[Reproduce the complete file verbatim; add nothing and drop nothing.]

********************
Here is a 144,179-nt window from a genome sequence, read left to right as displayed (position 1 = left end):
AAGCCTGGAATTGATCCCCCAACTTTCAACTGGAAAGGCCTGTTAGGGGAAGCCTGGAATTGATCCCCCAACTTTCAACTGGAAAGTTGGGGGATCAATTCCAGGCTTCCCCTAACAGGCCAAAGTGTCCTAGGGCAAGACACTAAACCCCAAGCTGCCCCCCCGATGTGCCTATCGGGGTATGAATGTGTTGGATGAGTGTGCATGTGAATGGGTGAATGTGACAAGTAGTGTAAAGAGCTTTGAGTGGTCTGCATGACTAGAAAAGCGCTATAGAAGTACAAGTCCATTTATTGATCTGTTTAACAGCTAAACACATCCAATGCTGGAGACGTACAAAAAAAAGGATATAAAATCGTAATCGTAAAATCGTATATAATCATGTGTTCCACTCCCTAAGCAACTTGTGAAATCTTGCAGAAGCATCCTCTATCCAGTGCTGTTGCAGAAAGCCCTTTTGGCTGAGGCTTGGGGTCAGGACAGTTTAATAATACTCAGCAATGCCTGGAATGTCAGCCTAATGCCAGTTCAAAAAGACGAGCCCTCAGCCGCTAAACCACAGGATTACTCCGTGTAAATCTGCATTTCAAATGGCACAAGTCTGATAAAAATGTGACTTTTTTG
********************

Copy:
Here is a 144,179-nt window from a genome sequence, read left to right as displayed (position 1 = left end):
AAGCCTGGAATTGATCCCCCAACTTTCAACTGGAAAGGCCTGTTAGGGGAAGCCTGGAATTGATCCCCCAACTTTCAACTGGAAAGTTGGGGGATCAATTCCAGGCTTCCCCTAACAGGCCAAAGTGTCCTAGGGCAAGACACTAAACCCCAAGCTGCCCCCCCGATGTGCCTATCGGGGTATGAATGTGTTGGATGAGTGTGCATGTGAATGGGTGAATGTGACAAGTAGTGTAAAGAGCTTTGAGTGGTCTGCATGACTAGAAAAGCGCTATAGAAGTACAAGTCCATTTATTGATCTGTTTAACAGCTAAACACATCCAATGCTGGAGACGTACAAAAAAAAGGATATAAAATCGTAATCGTAAAATCGTATATAATCATGTGTTCCACTCCCTAAGCAACTTGTGAAATCTTGCAGAAGCATCCTCTATCCAGTGCTGTTGCAGAAAGCCCTTTTGGCTGAGGCTTGGGGTCAGGACAGTTTAATAATACTCAGCAATGCCTGGAATGTCAGCCTAATGCCAGTTCAAAAAGACGAGCCCTCAGCCGCTAAACCACAGGATTACTCCGTGTAAATCTGCATTTCAAATGGCACAAGTCTGATAAAAATGTGACTTTTTTG